Branding, in general, requires a rebrand according to Kevin Hill, founder of UK-based agency The Council.
Speaking at the recent PromaxBDA Africa Conference in Johannesburg Hill maintained that brand managers and marketers have to challenge themselves to look at the position brands play in daily life.
“I think that brands have become democratised. Today’s audiences are demanding a passionate relationship and real dialogue with brands,’ he continued. “Brand managers should never put people into boxes or they will be out of step with their audiences. It’s important that we never lose sight of the real lives that our audiences live because this lies at the core of what we do as brand managers,’ said Hill.
He should know what he’s talking about, having worked with brands such as Discovery Networks International and News Corp. Hill was also the visual brains behind the branding of Dave, UKTV’s hit channel.
At PromaxBDA Africa Hill questioned whether things have really changed since the days depicted in the hit TV series, Mad Men, which revolves around an advertising agency in the early 1960s.
“The lead character Don Draper (played by Jon Hamm) is all about creating “that itch’. So, are brand managers and ad executives still trying to create that same itch today? People are becoming more suspicious of brands. We’ve gone from monolithic brands to too much choice – a sweetshop of shiny new things where everything looks the same.
“This sameness results in fatigue of choice with the result that consumers can’t make active choices. To get out of this problem brands create their own language, which in turn creates more consumer cynicism. It’s an invented difference which is not authentic,’ commented Hill.
He quoted, as an example, the different names Starbucks has created for varying take-away coffee cup sizes – “Tall’, “Grande’, “Venti’ and “Trenta’.
Invented double speak
Hill maintained that this invented difference is new rather than true. “We do this to try and stand out but it’s meaningless and the world is full of this invented double speak that’s empty and means nothing. A good example is the campaign pay-off line of England’s Metropolitan Police: “Working together for a safer London’. It’s a silly line because the actual word “police’ implies that anyway.
“Brand managers and advertisers don’t own their brands, the audience does. Consumers are no longer passive and they want to be in a relationship with the brand. If as brand managers you get your communications wrong you will be faced with a raging mob. Remember that your brand only exists in the context of your audience.’
Examples of brands that successfully engage with their audiences are Gap and Dell.
Gap allows people to design their own Gap logo on the Internet, while Dell created “Dell Hell’ where people could vent about their problems with Dell computers.
“Technology companies generally don’t interact with consumers,’ explained Hill, “but Dell used a blogosphere to publicly discuss problems consumers had with their products. This was a revolutionary strategy as their blog was basically saying, “Tell us what’s shit about our products’. It managed to convert angry consumers into “passionate superheroes’ of the Dell brand.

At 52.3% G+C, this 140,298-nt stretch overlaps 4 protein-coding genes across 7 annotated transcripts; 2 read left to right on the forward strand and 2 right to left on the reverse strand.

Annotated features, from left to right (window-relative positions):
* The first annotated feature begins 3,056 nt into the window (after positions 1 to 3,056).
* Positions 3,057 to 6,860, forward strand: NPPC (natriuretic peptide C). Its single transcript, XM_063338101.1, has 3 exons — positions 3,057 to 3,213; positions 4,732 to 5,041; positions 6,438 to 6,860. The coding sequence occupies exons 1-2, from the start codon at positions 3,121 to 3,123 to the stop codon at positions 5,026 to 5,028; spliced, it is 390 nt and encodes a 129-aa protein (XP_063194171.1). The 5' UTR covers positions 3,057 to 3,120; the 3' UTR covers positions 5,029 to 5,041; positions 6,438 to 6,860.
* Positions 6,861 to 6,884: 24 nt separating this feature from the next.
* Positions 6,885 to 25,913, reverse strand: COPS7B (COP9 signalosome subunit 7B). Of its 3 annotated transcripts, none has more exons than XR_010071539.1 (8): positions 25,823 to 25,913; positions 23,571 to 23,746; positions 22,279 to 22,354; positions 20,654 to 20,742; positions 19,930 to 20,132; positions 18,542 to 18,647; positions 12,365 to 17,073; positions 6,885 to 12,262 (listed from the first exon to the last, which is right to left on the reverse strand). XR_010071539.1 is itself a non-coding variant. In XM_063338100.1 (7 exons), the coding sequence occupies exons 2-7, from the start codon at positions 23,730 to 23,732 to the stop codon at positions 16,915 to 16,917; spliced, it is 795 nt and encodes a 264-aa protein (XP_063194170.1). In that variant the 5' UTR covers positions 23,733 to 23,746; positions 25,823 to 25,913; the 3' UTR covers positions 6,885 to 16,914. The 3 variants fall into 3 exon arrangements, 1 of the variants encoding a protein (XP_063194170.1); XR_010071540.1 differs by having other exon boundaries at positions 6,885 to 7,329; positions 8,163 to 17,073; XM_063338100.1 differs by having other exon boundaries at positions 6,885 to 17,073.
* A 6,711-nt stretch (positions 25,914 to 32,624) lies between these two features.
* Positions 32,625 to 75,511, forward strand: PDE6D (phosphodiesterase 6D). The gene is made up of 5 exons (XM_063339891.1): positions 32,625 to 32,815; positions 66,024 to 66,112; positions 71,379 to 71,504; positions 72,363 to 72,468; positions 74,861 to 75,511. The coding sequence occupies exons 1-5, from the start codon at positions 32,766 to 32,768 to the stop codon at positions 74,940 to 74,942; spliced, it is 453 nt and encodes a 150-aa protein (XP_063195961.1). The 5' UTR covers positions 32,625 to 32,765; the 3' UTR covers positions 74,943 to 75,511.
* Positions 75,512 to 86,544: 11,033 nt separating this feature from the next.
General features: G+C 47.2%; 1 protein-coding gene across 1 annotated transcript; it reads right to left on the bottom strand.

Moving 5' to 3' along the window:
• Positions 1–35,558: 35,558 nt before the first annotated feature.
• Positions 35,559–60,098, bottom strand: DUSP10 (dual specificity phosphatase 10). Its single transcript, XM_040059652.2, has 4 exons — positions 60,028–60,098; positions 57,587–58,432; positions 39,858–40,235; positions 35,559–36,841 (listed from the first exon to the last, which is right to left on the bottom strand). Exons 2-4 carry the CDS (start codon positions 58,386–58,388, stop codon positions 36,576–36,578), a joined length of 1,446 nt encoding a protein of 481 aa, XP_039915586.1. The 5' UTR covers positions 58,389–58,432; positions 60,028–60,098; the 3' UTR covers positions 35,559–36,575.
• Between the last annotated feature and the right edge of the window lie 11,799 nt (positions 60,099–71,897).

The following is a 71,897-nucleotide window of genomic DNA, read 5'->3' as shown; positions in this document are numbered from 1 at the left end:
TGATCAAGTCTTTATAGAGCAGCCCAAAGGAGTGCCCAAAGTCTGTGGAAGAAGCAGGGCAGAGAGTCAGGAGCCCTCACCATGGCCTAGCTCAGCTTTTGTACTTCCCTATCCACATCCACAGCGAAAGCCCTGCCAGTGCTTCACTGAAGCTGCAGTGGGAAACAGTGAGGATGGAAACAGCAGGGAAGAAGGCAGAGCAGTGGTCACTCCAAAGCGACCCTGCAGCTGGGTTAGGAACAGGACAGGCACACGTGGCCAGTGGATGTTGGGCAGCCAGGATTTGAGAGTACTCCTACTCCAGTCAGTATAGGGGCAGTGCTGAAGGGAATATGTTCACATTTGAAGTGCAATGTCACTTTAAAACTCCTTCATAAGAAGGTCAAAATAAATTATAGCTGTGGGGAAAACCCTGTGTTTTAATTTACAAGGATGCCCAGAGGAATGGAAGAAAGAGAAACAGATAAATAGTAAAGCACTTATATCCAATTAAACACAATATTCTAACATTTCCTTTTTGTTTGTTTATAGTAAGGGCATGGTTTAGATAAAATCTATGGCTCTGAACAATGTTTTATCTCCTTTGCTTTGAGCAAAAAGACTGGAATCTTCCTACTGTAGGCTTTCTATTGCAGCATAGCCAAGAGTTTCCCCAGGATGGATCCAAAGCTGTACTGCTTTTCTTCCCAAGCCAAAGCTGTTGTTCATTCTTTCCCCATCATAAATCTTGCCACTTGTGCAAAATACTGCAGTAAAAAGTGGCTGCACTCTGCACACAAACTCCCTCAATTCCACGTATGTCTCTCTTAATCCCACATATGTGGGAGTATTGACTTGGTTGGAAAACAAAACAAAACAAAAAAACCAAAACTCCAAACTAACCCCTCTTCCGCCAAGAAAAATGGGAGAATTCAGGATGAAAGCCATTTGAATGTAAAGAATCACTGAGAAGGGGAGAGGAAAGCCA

“Change for change’s sake is something consumers react to very strongly. They’ll tell you if they like it or not, as they did with Tropicana’s new branding, which was crap. I think brands can still build honest relationships with consumers but it takes lots of work and don’t go in too strong at the beginning.
“Broken brand promises will be exposed like that of petroleum giant BP, which did dangerous extraction of oil in the Gulf and ignored public protests. I think BP should have gone back to their old brand of a shield as it suggests protection.’
Masters of the universe
Thanks to the blogosphere, Twitter, YouTube and the Internet, nothing stays in the home, which makes consumers the masters of their own universe, according to Hill.
“How do we succeed in this brave new world? In our rush to take part and engage with the Twittterverse, we might miss the point and get it wrong.
“Marmite isn’t an in-between product – you either love it or hate it. So Marmite got consumers to identify themselves and state whether they were Marmite lovers or haters. In this instance a brand’s honesty paid off. Marmite engaged with their loyal fans by creating a Marmite shrine – they handed the brand over to the consumer.
“Orange is also doing innovative things. At the Glastonbury Festival they recognised that cell phone batteries run out at festivals so they created a lot of audience engagement by providing Wellington boots that charged phones if you danced in them.’
Old vs new
Hill defined “old branding’ as being in the corporate context and capturing the consumer, while “new branding’ resides in the consumer context and liberates the consumer.
“New branding is a move into eye-popping truths and not spectacle. A brand is no longer a fortress because the audience wants to engage and be charismatic. Talk honestly in a voice that’s completely true to the brand, like the Dove Real Beauty campaign which breaks through beauty myths. Dove even has a self-esteem fund.
“Also, always be meaningful. Don’t be like the Claudia Schiffer L’Oreal ad for Boswelox, which basically tells women not to smile at their babies because they will get wrinkles.
“We’re all our own brand,’ concluded Hill.
By Joanna Sterkowicz
screen africa magazine – january 2013